Zachary Lippman

Zachary Lippman

Professor & HHMI Investigator
Jacob Goldfield Professor of Genetics

Ph.D., Watson School of Biological Sciences at Cold Spring Harbor Laboratory, 2004

lippman@cshl.edu | 516-367-8897

Lippman Lab Website  

My research team studies the genes that determine when and where, and thus how many, flowers are produced on plants. Flowers form on branches called inflorescences, which originate from stem cells. By studying the genes that control how stem cells become inflorescences, we are able to manipulate flower production to improve crop yields.

Zachary Lippman’s research focuses on the process of flowering and flower production in plants, which are major contributors to reproductive success and crop yield. Specifically, Lippman’s research program integrates development, genetics, genomics, and gene editing to explore the mechanisms that determine how plant stem cells become shoots and flowers. The lab takes advantage of extensive natural and mutant variation in inflorescence production and architecture in tomato and related nightshade species (e.g. potato, pepper, groundcherry) to explore how differences in these processes explain the remarkable diversity in the architectures of flower-bearing shoots (inflorescences) observed in nature and agriculture. Recent discoveries on the genes and networks underlying this diversity have led to broader questions on the significance of genomic structural variation, gene redundancy, and epistasis in development, domestication, and breeding. Based on our fundamental discoveries, Lippman is developing and applying innovative concepts and tools for crop improvement.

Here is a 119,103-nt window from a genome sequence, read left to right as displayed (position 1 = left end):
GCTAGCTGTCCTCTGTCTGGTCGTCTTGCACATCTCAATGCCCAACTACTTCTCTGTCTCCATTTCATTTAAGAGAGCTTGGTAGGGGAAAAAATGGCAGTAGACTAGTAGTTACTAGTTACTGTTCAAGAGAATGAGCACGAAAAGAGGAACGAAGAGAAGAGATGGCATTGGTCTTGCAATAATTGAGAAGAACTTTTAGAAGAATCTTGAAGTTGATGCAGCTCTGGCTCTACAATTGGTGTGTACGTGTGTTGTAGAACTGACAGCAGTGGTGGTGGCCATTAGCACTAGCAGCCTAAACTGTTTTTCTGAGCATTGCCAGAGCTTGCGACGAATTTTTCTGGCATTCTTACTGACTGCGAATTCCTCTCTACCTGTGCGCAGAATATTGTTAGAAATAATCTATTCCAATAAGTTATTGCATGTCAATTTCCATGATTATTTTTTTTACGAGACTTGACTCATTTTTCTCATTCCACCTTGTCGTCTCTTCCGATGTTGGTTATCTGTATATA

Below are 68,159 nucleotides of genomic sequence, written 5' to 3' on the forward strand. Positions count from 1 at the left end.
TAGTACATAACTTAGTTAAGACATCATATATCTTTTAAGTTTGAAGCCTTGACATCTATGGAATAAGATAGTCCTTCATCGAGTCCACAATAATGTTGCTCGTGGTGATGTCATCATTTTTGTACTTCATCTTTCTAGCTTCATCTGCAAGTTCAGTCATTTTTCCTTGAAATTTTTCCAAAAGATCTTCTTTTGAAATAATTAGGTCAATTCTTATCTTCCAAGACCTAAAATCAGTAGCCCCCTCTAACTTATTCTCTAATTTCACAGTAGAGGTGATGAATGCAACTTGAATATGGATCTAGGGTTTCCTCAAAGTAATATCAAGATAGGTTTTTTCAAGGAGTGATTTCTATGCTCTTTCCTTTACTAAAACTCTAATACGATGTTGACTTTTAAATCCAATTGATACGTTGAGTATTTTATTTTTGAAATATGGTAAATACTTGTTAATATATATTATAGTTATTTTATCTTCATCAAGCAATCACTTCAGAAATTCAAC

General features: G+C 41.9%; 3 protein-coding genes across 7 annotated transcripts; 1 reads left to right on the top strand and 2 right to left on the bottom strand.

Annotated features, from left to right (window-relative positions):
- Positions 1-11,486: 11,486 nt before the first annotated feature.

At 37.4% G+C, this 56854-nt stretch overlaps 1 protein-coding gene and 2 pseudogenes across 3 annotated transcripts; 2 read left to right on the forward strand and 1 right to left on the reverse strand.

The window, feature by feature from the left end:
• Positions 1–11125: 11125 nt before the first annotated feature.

Kwon, C. T. and Heo, J. and Lemmon, Z. H. and Capua, Y. and Hutton, S. F. and Van Eck, J. and Park, S. J. and Lippman, Z. B. (2019) Rapid customization of Solanaceae fruit crops for urban agriculture. Nat Biotechnol, 38 pp. 182-188.

Eshed, Y. and Lippman, Z. B. (2019) Revolutions in agriculture chart a course for targeted breeding of old and new crops. Science, 366(6466)

Soyk, S. and Lemmon, Z. H. and Sedlazeck, F. J. and Jimenez-Gomez, J. M. and Alonge, M. and Hutton, S. F. and Van Eck, J. and Schatz, M. C. and Lippman, Z. B. (2019) Duplication of a domestication locus neutralized a cryptic variant that caused a breeding barrier in tomato. Nat Plants, 5(5) pp. 471-497.

Additional materials of the author at
CSHL Institutional Repository